Ward dropped a stack of papers, and a detective looked through them. “Wow, you did the whole thing for us,” she said, impressed.
In the end, Gritzner didn't pay much for his crime and cover-up. He was charged with “misdemeanor property damage” by the L.A. City Attorney, who couldn't get excited about a hit-and-run in which no bones were broken — that would be a felony. According to Ward, Gritzner only had to pay a $500 fine and pick up trash for 30 days.
Bicyclists have told the mayor, City Council and chief of police that traffic laws are backfiring: If nobody is maimed or left with broken bones, the law imposes a greater penalty on the drunk driver who stops to help than on those like Gritzner, who run, because the runners can't be breathalyzed.
Ultimately, Ward sued Gritzner, and a private settlement was reached.
Gritzner, in an email to L.A. Weekly, called the night he fled “unfortunate and chaotic. Although some of the details of what happened that night might be in question, what's not in question is that I should have stopped the car.” He insists, “I took responsibility for my actions, and paid my debts both legally and financially. I truly regret what happened, and I am thankful every day that no one was seriously hurt.”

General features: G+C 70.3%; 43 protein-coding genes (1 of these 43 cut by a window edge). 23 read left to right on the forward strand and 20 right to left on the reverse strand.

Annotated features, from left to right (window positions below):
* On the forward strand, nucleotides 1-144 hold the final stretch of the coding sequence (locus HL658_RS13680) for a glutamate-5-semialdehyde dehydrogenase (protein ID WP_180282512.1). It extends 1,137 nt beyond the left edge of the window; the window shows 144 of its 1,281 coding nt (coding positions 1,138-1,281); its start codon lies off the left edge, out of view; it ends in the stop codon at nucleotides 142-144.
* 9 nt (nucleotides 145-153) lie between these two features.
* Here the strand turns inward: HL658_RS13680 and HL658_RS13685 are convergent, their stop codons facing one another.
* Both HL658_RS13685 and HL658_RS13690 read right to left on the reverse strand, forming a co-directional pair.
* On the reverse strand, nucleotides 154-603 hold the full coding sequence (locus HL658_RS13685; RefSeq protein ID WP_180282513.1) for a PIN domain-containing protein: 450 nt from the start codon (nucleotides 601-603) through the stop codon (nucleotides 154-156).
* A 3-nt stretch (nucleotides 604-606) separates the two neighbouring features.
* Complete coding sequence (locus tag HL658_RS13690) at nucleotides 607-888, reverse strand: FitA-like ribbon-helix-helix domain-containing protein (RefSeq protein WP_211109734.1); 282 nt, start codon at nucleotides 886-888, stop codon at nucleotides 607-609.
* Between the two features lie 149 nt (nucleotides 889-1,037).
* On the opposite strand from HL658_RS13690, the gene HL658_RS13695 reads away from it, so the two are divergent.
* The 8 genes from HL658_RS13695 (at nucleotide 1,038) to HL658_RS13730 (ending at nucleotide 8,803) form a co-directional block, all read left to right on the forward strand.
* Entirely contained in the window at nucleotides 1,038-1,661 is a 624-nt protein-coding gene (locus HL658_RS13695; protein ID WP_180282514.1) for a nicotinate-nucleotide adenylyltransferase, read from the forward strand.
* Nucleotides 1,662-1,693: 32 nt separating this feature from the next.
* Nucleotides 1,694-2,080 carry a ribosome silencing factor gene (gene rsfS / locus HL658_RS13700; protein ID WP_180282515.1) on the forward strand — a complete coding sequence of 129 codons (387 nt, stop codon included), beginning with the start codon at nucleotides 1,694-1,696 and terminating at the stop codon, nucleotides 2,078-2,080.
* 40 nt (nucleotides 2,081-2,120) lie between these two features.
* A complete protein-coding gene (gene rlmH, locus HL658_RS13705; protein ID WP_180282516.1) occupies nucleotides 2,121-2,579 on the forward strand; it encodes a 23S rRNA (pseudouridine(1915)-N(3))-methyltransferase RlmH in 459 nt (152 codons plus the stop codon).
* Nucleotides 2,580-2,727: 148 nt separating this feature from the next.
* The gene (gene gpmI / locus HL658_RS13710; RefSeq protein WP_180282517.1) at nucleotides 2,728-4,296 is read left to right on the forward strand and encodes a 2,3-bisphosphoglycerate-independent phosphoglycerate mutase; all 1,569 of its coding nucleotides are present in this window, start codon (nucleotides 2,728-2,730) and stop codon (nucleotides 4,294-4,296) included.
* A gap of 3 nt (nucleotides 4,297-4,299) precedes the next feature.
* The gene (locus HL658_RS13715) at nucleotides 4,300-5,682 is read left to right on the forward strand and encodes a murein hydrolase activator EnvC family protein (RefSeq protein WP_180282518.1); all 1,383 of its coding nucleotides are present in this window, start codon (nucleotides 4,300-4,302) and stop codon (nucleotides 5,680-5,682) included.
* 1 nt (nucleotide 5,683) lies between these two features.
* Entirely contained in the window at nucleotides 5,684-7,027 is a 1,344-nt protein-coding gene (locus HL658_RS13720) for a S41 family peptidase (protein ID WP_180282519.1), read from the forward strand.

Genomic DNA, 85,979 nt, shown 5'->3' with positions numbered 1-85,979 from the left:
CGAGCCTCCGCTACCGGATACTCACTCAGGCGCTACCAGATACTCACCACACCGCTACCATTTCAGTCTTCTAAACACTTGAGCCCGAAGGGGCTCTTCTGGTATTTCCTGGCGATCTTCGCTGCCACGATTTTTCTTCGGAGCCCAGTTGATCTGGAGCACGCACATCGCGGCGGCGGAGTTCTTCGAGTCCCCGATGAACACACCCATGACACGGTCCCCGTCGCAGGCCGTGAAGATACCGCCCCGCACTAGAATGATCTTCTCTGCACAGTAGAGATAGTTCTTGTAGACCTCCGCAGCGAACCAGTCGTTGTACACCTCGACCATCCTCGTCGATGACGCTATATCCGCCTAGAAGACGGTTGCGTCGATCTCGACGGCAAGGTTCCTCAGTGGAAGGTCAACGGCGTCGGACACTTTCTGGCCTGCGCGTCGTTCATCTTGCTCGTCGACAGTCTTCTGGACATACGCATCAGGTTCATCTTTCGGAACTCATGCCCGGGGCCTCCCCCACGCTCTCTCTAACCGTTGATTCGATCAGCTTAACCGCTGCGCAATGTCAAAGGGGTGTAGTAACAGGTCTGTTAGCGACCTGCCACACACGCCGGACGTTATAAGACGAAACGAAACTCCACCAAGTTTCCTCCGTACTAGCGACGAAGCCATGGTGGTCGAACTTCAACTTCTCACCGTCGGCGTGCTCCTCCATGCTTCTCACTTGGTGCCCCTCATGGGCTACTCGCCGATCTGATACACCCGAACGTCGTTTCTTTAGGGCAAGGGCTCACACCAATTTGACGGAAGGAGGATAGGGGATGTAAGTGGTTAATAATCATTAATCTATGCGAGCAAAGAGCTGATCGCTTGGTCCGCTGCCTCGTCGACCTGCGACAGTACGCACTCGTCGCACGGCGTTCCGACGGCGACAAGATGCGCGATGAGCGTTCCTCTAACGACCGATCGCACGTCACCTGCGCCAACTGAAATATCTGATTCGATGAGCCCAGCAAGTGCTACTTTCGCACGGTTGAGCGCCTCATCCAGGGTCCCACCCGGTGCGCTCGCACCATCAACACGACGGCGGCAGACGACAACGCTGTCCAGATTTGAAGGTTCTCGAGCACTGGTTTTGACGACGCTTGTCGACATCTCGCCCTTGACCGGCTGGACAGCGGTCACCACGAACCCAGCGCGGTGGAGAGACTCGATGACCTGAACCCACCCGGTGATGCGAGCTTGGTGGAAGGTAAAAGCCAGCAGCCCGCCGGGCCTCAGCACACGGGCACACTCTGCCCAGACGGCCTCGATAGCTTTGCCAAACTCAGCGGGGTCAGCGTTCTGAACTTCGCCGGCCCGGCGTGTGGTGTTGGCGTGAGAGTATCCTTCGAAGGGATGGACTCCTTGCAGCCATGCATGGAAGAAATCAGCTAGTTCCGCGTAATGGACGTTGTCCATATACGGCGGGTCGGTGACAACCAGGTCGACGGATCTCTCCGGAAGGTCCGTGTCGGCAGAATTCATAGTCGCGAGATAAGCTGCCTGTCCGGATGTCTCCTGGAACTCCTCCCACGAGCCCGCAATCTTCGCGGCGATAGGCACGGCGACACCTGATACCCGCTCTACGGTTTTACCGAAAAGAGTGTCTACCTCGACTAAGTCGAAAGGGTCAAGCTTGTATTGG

“No one was seriously hurt, huh?” Ward says. For more than a year after he was run down, every time a car approached, he was seized with fear. He was afraid to cross the street. He still tries to stick to side streets.
“Don changed from the guy who coordinated late-night bike rides to a powerful advocacy voice,” Newton says.
Ward has urged LAPD to stop recommending that speed limits be increased, as the police routinely do, and to make hit-and-runs a high-priority crime. “Getting people off the road that have committed a hit-and-run is a prevention thing,” Newton says. “Not only are they dangerous drivers — they're callous about it.”
Reach the writer at firstname.lastname@example.org.